The Future is here...

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  • solobird
    replied
    Comparing "lost in translation" with "in the mood for love (2001) ", i like the originality of Kar-Wai Wong' work.

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  • Guest's Avatar
    Guest replied
    Sofia, Sofia…oh so real is my Sofia…

    Sofia, Sofia…oh so real is my Sofia…

    The tones and textures of artistry and honesty that compose Sofia Coppola’s films have seduced me to absolute infatuation.
    It's not uncommon to infatuate oneself with the aesthetic appeal of any film as of late, but the emotional depth found within Sofia Coppola’s films leaves you begging for connection. Connection with loved ones, connection with the world, connection with yourself.

    Sofia is the future…

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  • Aurora_Blacke
    replied
    The thing is, I think Sophia Coppola is the director of the future. Lost and Translation (even though I thought it was abit blan and confusing at times) was beautifully shot and had very good directing. My vote goes to Peter Jackson though. He worked his a$$ off on the LOTR movies and they came out wonderful. I think that people are going to notice Jackson a bit more now and appreciate the directing in, not only, the LOTR films but also in some of his zombe movies.

    I love Quentin Tarantino. He has such an imagination on him that I love but my vote is still for Peter Jackson.


    Aurora

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  • Guest's Avatar
    Guest replied
    So far, Tarantino appears to be in the lead...
    :shock:

    Anyone care to stand up for the other directors, surely someone out there supports Jonze, Paul or Wes Anderson, Coppola...
    I'm surprised Peter Jackson hasn't seen a single vote. Was LOTR not good enough?
    Guillermo Del Torro is right up there with Peter Jackson, he hasn't seen a vote either...

    Where's the love?

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  • Guest's Avatar
    Guest replied
    Cycles are meant to be broken…

    Cycles are meant to be broken…

    There's a noticeable difference that comes between Barney and many of the other up and coming filmmakers I've mentioned. Barney achieved most of his recognition through the "art" community as oppose to the film community. Although, his work can be analyzed on both fronts, which is why I guess he's such a fun figure to explore for such discussions in film. I also think that certain elements of his films give way to ridicule for being too "artistic", and failing to say what he really means. His work can be looked at like an experimental student film piece that just kept going and going and going for the sake of going and going and going.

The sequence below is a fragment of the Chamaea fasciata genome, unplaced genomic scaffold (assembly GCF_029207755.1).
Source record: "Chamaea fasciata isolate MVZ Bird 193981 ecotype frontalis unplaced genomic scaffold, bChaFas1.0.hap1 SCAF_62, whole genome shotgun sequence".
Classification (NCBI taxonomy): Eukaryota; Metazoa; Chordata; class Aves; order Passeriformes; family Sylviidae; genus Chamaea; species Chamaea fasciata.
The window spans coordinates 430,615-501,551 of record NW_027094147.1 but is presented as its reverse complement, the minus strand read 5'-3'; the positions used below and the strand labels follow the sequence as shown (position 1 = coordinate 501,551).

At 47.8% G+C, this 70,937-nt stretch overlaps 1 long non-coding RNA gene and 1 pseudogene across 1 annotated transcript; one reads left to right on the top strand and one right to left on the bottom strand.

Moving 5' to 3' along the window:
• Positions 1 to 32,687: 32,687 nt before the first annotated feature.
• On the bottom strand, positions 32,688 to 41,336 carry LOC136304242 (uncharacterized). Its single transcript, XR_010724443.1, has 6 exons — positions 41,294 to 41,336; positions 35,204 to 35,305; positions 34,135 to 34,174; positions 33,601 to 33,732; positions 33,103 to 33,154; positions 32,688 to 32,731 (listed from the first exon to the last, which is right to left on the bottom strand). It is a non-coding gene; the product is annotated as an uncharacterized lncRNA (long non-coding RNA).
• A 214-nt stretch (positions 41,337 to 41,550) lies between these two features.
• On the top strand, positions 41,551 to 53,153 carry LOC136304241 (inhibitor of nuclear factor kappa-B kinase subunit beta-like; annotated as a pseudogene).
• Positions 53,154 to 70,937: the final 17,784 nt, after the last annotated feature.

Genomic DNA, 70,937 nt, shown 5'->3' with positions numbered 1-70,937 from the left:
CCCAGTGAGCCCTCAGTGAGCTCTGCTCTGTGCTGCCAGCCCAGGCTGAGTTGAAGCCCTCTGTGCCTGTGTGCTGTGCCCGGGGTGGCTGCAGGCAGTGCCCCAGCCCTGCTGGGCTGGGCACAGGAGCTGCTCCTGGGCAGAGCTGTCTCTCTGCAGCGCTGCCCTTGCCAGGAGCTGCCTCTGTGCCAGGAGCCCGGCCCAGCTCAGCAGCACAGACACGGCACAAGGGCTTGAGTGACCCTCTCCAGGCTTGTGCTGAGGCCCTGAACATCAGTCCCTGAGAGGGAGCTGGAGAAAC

While I haven't been able to view all of his work, from what I have seen, he certainly shows promise in being able to do things that others wouldn't dream, or that others would dream, but wouldn't dare to put it on screen. For most people, it's the aesthetic appeal of his work that gets him all of the attention, primarily because the symbolic significance behind the visual is either hard to find, or thrown in your face and becomes more of a distraction. It's difficult for people to watch his work because he toys with you in that regard, drawing your eye to things that are pointless, when there's something else of significance you should be focused on. Is he doing it intentionally? Or does he not know how to give an audience what they want? Or does he really know what they want by giving them something they don't want so that they'll endlessly publicize his work and its lack of sense? This is when I really start to lose interest in it, because when I see the dog and pony show behind the dog and pony show, and I see how well connected the strings are for his work to gain instant recognition no matter what, I can’t help but think it’s all just a bunch of crap…even though the crap still looks good.

    On one hand, I think Barney's work is beautiful and insightful, on the other, I think he's just some guy whose status affords him certain advantages, like being able to do whatever he wants and calling it art. But then again, that can characterize quite a few artists out there.